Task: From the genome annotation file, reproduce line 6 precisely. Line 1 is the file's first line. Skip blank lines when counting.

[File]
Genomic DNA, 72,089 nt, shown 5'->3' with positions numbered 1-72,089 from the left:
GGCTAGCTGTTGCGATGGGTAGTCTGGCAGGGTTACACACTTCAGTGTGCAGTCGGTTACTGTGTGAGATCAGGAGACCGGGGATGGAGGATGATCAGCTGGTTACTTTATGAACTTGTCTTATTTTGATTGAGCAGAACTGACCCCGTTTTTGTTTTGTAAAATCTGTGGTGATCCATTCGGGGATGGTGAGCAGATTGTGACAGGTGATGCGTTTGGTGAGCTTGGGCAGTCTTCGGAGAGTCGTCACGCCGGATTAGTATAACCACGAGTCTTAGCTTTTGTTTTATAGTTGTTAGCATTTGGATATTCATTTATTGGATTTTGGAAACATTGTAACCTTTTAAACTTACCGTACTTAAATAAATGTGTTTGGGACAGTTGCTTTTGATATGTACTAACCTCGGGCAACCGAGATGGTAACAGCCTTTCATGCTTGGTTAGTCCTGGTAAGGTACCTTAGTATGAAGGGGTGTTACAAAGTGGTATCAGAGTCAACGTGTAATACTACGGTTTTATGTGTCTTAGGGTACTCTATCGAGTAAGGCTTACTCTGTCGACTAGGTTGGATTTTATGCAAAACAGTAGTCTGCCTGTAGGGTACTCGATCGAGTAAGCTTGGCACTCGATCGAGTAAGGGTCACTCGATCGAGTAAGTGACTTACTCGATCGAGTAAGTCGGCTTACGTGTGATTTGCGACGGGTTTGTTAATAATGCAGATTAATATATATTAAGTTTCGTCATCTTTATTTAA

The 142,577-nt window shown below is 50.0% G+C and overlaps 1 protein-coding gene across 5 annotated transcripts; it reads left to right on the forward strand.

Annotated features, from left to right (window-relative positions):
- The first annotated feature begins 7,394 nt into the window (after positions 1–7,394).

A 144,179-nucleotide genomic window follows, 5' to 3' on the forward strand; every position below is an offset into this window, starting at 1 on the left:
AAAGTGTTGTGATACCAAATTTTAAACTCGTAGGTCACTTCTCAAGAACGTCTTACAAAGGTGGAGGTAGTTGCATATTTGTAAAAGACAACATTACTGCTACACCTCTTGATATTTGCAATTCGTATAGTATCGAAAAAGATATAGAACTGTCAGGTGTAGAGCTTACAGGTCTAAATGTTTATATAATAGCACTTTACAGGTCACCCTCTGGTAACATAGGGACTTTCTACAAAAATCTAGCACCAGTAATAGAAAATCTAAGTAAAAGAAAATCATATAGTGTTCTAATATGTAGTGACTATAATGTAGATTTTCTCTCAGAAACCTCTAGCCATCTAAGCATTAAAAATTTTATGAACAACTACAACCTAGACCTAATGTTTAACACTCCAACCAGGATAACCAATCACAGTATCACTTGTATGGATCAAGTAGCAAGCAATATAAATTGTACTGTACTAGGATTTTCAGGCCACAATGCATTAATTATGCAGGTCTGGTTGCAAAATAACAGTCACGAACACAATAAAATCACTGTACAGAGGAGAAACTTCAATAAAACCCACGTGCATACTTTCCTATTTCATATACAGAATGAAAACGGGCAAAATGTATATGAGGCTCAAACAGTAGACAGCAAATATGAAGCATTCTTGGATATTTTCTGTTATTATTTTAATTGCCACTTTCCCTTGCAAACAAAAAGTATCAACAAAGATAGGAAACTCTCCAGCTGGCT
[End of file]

A 144,179-nucleotide genomic window follows, 5' to 3' on the forward strand; every position below is an offset into this window, starting at 1 on the left: